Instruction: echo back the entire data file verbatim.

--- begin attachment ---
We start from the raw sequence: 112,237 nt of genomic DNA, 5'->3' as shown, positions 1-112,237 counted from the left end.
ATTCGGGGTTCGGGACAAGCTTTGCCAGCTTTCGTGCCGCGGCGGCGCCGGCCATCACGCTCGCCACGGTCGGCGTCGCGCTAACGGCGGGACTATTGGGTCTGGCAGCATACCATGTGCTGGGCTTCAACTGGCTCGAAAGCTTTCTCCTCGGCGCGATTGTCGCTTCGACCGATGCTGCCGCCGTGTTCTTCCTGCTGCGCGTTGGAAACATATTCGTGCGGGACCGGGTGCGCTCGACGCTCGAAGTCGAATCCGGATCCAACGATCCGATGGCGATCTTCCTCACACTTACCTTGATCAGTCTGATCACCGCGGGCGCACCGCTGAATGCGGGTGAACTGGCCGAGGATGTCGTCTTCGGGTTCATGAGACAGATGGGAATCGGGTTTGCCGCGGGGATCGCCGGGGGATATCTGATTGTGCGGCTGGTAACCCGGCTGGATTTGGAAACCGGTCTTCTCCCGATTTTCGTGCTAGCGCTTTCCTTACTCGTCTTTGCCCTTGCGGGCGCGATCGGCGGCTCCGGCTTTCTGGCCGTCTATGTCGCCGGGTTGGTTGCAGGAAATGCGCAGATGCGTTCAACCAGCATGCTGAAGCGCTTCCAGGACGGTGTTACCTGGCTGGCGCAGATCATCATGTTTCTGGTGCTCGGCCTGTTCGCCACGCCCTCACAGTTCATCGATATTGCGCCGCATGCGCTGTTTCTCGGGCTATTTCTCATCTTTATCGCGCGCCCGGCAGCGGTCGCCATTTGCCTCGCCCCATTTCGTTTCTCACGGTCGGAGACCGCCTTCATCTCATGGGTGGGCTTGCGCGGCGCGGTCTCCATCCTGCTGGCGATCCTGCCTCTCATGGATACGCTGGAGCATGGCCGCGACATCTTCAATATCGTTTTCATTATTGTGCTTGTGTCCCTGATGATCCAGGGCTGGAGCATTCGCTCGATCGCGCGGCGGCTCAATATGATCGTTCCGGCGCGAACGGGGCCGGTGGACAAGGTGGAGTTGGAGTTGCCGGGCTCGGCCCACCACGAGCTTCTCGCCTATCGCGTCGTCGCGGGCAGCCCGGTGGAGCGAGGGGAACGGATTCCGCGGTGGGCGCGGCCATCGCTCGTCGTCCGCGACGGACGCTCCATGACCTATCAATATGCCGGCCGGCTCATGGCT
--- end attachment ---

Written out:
We start from the raw sequence: 112,237 nt of genomic DNA, 5'->3' as shown, positions 1-112,237 counted from the left end.
ATTCGGGGTTCGGGACAAGCTTTGCCAGCTTTCGTGCCGCGGCGGCGCCGGCCATCACGCTCGCCACGGTCGGCGTCGCGCTAACGGCGGGACTATTGGGTCTGGCAGCATACCATGTGCTGGGCTTCAACTGGCTCGAAAGCTTTCTCCTCGGCGCGATTGTCGCTTCGACCGATGCTGCCGCCGTGTTCTTCCTGCTGCGCGTTGGAAACATATTCGTGCGGGACCGGGTGCGCTCGACGCTCGAAGTCGAATCCGGATCCAACGATCCGATGGCGATCTTCCTCACACTTACCTTGATCAGTCTGATCACCGCGGGCGCACCGCTGAATGCGGGTGAACTGGCCGAGGATGTCGTCTTCGGGTTCATGAGACAGATGGGAATCGGGTTTGCCGCGGGGATCGCCGGGGGATATCTGATTGTGCGGCTGGTAACCCGGCTGGATTTGGAAACCGGTCTTCTCCCGATTTTCGTGCTAGCGCTTTCCTTACTCGTCTTTGCCCTTGCGGGCGCGATCGGCGGCTCCGGCTTTCTGGCCGTCTATGTCGCCGGGTTGGTTGCAGGAAATGCGCAGATGCGTTCAACCAGCATGCTGAAGCGCTTCCAGGACGGTGTTACCTGGCTGGCGCAGATCATCATGTTTCTGGTGCTCGGCCTGTTCGCCACGCCCTCACAGTTCATCGATATTGCGCCGCATGCGCTGTTTCTCGGGCTATTTCTCATCTTTATCGCGCGCCCGGCAGCGGTCGCCATTTGCCTCGCCCCATTTCGTTTCTCACGGTCGGAGACCGCCTTCATCTCATGGGTGGGCTTGCGCGGCGCGGTCTCCATCCTGCTGGCGATCCTGCCTCTCATGGATACGCTGGAGCATGGCCGCGACATCTTCAATATCGTTTTCATTATTGTGCTTGTGTCCCTGATGATCCAGGGCTGGAGCATTCGCTCGATCGCGCGGCGGCTCAATATGATCGTTCCGGCGCGAACGGGGCCGGTGGACAAGGTGGAGTTGGAGTTGCCGGGCTCGGCCCACCACGAGCTTCTCGCCTATCGCGTCGTCGCGGGCAGCCCGGTGGAGCGAGGGGAACGGATTCCGCGGTGGGCGCGGCCATCGCTCGTCGTCCGCGACGGACGCTCCATGACCTATCAATATGCCGGCCGGCTCATGGCT